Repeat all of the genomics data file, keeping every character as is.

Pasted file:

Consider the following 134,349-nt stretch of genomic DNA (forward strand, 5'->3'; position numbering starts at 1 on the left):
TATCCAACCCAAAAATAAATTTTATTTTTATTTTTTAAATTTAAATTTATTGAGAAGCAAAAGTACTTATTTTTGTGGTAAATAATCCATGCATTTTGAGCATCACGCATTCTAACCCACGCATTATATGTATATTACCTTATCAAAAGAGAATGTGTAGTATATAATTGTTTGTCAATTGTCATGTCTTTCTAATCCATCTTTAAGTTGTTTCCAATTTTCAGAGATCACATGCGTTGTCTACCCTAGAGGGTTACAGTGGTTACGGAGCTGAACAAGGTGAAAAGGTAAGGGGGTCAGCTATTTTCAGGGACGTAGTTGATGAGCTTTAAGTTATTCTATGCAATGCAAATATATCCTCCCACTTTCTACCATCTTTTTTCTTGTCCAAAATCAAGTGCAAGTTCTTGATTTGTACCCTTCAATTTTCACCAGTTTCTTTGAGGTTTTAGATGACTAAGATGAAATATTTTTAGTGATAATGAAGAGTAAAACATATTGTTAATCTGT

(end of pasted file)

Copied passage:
Consider the following 134,349-nt stretch of genomic DNA (forward strand, 5'->3'; position numbering starts at 1 on the left):
TATCCAACCCAAAAATAAATTTTATTTTTATTTTTTAAATTTAAATTTATTGAGAAGCAAAAGTACTTATTTTTGTGGTAAATAATCCATGCATTTTGAGCATCACGCATTCTAACCCACGCATTATATGTATATTACCTTATCAAAAGAGAATGTGTAGTATATAATTGTTTGTCAATTGTCATGTCTTTCTAATCCATCTTTAAGTTGTTTCCAATTTTCAGAGATCACATGCGTTGTCTACCCTAGAGGGTTACAGTGGTTACGGAGCTGAACAAGGTGAAAAGGTAAGGGGGTCAGCTATTTTCAGGGACGTAGTTGATGAGCTTTAAGTTATTCTATGCAATGCAAATATATCCTCCCACTTTCTACCATCTTTTTTCTTGTCCAAAATCAAGTGCAAGTTCTTGATTTGTACCCTTCAATTTTCACCAGTTTCTTTGAGGTTTTAGATGACTAAGATGAAATATTTTTAGTGATAATGAAGAGTAAAACATATTGTTAATCTGT